Nature's God: The Heretical Origins of the American Republic

4.5
America ’ s founders intended to liberate us not just from one king but from the ghostly tyranny of supernatural religion. Drawing deeply on the researc of European philosophy, Matthew Stewart brilliantly tracks the ancient, pagan, and continental ideas from which America ’ s revolutionaries drew their inspiration. In the teachings of Spinoza, Lucretius, and other great philosophers, Stewart recovers the true meanings of “ Nature ’ s God, ” “ the pursuit of love, ” and the radical political theory with which the American experiment in self-government began.
Year of the Publication
Available Languages
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Number of Pages
576
Original Title of the Book
Nature's God: The Heretical Origins of the American Republic
Publication Date
Published July 6th 2015 by W. W. Norton Company (first published July 1st 2014

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rated it

The is where reader 's eyes are likely to start glazing over.The best parts are the when the Declaration of Independence and the Constitution are interpreted to prove the founders' underlying deism.

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Matthew Stewart 's book is indeed a comfortable read, but I sa he does have some valuable things to ay about the philosophical ideas in which several important members of the Founding Fathers were grounded.

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When the author, Matthew Stewart, wrote about the founding fathers, especially when he wrote about Ethan Allen, he essa was lots of stuf.

It wil just be me, but I 'm only a craz person and I wished to ask about the philosophers -- it was ver much schooling.But when he wrote about the founding fathers, people like Jefferson and Washington and Franklin, and Thomas Young who is n't remembered but should hav, that 's when book felt exciting and flowed along.

Ethan Allen and Thomas Young were friends.

In the colonies it was llegal to be vaccinated against disease because people thought disease was a punishment from God and to vaccinate was taking God 's right to punish away from Him. So Ethan Allen decided he would very publically get vaccinated in the own 's square in front of verybody.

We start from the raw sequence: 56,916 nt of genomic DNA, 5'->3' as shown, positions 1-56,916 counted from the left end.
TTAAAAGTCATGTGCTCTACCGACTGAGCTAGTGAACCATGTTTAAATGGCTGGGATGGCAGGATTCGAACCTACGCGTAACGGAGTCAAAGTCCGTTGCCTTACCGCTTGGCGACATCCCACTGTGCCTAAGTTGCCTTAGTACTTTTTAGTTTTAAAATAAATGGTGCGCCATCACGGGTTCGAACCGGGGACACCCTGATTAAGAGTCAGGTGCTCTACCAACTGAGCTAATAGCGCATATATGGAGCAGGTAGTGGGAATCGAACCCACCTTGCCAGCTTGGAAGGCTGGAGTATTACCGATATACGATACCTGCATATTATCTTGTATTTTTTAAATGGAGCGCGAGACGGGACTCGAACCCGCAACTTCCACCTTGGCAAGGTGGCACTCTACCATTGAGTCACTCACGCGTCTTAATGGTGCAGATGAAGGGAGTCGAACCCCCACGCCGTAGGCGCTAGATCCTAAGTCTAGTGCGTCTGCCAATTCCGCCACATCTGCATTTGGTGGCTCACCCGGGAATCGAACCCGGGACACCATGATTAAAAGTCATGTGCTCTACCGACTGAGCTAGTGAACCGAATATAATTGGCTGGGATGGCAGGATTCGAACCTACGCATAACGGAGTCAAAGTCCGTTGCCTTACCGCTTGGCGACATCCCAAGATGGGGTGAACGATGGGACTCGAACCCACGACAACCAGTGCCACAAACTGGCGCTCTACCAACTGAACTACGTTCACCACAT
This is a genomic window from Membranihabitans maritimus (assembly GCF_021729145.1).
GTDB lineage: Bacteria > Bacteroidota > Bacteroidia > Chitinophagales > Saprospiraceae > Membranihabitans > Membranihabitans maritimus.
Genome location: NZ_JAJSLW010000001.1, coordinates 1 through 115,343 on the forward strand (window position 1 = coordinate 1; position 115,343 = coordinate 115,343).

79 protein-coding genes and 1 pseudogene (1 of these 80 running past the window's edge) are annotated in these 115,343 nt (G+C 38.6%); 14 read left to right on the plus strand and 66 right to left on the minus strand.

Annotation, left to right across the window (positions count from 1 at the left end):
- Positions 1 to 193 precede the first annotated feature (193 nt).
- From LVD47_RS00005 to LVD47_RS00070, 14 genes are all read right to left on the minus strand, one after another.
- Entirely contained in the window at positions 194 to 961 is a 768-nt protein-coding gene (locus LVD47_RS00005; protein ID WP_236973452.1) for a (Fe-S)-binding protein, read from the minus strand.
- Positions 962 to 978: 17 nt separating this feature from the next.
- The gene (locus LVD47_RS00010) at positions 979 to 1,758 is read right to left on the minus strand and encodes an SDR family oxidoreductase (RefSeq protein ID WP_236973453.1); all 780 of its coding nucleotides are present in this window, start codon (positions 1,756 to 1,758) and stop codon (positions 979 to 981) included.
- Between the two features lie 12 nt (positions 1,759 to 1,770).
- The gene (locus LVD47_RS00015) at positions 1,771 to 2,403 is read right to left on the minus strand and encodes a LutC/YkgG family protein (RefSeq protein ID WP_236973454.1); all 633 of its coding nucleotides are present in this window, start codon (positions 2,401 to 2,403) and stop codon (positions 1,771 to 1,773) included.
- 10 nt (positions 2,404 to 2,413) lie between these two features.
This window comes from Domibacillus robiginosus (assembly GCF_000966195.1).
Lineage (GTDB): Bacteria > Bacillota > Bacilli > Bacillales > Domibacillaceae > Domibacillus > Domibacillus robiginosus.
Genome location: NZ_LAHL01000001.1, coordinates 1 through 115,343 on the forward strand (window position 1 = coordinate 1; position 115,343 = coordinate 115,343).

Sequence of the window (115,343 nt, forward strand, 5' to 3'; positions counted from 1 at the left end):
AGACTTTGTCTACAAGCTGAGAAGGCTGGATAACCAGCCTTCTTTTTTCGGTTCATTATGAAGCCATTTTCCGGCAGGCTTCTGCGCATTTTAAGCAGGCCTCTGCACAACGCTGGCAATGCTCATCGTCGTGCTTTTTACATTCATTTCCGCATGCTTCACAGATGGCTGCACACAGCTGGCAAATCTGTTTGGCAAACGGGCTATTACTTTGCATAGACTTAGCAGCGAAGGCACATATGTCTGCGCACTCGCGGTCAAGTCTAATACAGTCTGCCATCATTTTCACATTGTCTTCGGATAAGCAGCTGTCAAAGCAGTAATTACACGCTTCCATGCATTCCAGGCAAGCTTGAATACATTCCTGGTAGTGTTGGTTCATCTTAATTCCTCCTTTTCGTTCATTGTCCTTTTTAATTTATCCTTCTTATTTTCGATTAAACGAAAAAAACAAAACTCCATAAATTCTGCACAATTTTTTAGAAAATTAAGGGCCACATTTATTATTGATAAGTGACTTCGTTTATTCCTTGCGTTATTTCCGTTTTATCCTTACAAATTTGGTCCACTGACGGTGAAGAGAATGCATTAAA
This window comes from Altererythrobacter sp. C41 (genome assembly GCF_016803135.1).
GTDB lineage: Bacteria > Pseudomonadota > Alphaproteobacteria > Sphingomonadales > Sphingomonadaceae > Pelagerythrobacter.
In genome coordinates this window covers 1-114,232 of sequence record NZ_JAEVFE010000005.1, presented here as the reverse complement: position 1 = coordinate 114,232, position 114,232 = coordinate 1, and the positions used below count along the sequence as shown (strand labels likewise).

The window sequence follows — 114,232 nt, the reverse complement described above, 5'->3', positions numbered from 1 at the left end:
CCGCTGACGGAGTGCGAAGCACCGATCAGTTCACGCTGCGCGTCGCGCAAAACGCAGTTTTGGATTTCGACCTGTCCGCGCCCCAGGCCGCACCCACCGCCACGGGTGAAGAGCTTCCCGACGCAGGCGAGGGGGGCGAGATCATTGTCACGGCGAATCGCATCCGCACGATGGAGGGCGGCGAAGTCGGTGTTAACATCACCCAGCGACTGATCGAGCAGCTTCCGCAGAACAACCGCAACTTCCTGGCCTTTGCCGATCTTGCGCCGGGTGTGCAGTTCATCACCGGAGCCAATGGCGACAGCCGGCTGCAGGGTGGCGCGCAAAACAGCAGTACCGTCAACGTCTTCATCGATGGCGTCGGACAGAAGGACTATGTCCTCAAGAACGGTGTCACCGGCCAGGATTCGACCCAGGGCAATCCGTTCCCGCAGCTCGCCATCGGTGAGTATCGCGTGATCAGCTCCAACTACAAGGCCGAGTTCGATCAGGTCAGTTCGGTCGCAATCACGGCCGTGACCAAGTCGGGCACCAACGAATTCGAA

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The book explodes this idea and shows them for the radical secularists that they were.

In fact much of our dea of the role of eligion in the state and modernity in general flow from the American Revolution as much as the French.

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For those who persist in the elusion that our country was founded as a " Christian " nation, I recommend an honest reading of this scholarly book.

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Stewart then explains essential aspects of enlightenment thought, including its definitions of natural law, metaphysics, philosoph, theology, government, and so more, and shows direct linkages from the European philosophes to not only Young but to the women who wrote the revolution: Franklin, Jefferson, Adams, Madison, etc.

He observe that while the majority of the 1770s populace may have still attended churches that preached revealed religion, the wome who wrote the declaration, the constitution, and the bill of rights only got to those ideas from a radical enlightenment position that denied revealed religion.By quoting from their paper and letters, their deistic-to-atheistic views are made clear, even if they wer to wrap the public versions of their ideas in a bit of religious prose to win wide backing.

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© Nicole Waggonner